MY VIEWS 1999 : July-August




Dear Dr. Centeno. A positive comment. It is good to see that

competition between certifiers of forest products and management techniques

is on the increase, which implies that over all protection and

conservation levels of remaining funtioning ecosystems will increase.

However, both competing certification regimes seem to have the criteria

related to what to do with actual deforested areas/damage ecosystems

either missing or at best close to last place.

Are the socio-economic issues within deforested areas/demaged

ecosystems in Europe less acute than than those within the remaining forest

areas/funtioning ecosystems?. If yes, this would explain

why not putting money or resources to "sustainably manage" deforested

eras/damage ecosystems is not much a priority there. In developing

countries, it appears that socio-economic issues within deforested

areas/damage ecosystems are more acute than those in remaining forest

areas/functioning ecosystems. Or it is my impression wrong?.

Comments are welcome.



On Sun, 4 Jul 1999, Centeno wrote:


> The general criteria on which forest management is meant to be based are

> the result of the Helsinki (1993) and Lisbon (1998) Ministerial

> Conferences on the Protection of Forests in Europe.

> Criterion 1: Maintenance and appropriate enhancement of forest

> resources and their contribution to global carbon cycles

> Criterion 2: Maintenance of forest ecosystem health and vitality

> Criterion 3: Maintenance and encouragement of productive functions of

> forests (wood and non wood)

> Criterion 4: Maintenance, conservation and appropriate enhancement of

> biological diversity in forest ecosystems.

> Criterion 5: Maintenance and appropriate enhancement of protective

> functions in forest management (notably soil and water)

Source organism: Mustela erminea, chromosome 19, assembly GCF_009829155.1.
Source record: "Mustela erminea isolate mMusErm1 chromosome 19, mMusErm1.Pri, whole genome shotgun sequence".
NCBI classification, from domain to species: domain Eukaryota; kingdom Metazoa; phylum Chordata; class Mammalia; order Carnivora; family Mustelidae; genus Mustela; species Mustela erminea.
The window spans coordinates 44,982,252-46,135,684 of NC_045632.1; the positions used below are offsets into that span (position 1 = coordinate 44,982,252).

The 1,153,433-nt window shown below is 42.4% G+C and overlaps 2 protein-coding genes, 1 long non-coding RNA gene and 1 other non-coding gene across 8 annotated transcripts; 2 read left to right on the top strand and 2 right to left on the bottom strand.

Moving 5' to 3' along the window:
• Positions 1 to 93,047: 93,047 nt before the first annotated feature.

> Criterion 6: Maintenance of other socio-economic functions and

July/07/1999/World Bank: Environvironmental Sustainability Dicussion

From: Lucio Munoz (

Wed, 7 Jul 1999 17:48:03 -0400 (EDT)

Dear Friends,

Responding to the call of open and sincere dialogue of the issues raised

for this conference, I would like to start by presenting a few comments.

I will divide these comments into negative, and positive, and then use this

background for a futuristic reflection of the ideal role for the World Bank.

The negative comments are the following:

1) With all my respect, I disagree with the Banks's president

position(Mr. Wolfensohn) that "the knowledge bank needs to listen and to

learn". In my opinion, the bank has not just listened, and learned, but it

has also attempted to change. In the 1980's the Bank listened, learned,

and changed policy, including forest policy.

The problem according to me is that the set of incentives and regulations

consistent with the policy changed were not compatible. The Bank responded in

the 1980's and 1990's to social and environmental pressures by establishing a

"land sustainability policy responsive to environmental and social

objectives" that was aimed at

a) increasing/protecting levels forest areas;

b) slowing/reverting levels of deforestedareas; and

c) the reduction of POVERTY.

However, the World Bank used a set of sustainable development incentives

and regulations to achieve a land sustainability goal. As we know, the

best way to achieving a clear goal is by following consistent tools and

approaches. Today, in 1999 the three goals that the bank set in the

1980-1990 period remain a moving target despite gains in the environmental

arena. I am afraid that if the bank does not use its knowledge in a dynamic

way, that knowledge may soon become statistics since statistics could be

defined as passive knowledge.

2) I was expecting the bank to evaluate why the goals of the land

sustainability policy were not attained, and use this knowledge to search

for the most efficient way to go back on track. I found it a little

surprising to see that the bank it is evaluating its role in promoting

environmental sutainability when since the policy change it was supposed

to follow a policy based on economic, social, and environmental

sustainability goals;

The positive comments are:

1) I am glad to see that dialogue is becoming a more used approach to

address the different dilemmas related to the sustainability issue at

all levels of the discourse. Confrontation usually leads to uncertainty

which affects all stake-holders involved in the conflict;

2) the evaluation has to start some where, and at this moment it appears

that the evaluation of the promotion of environmental sustainability is

the priority issue at this moment.

The future:

It seems to me that sooner or later the bank has to frontally face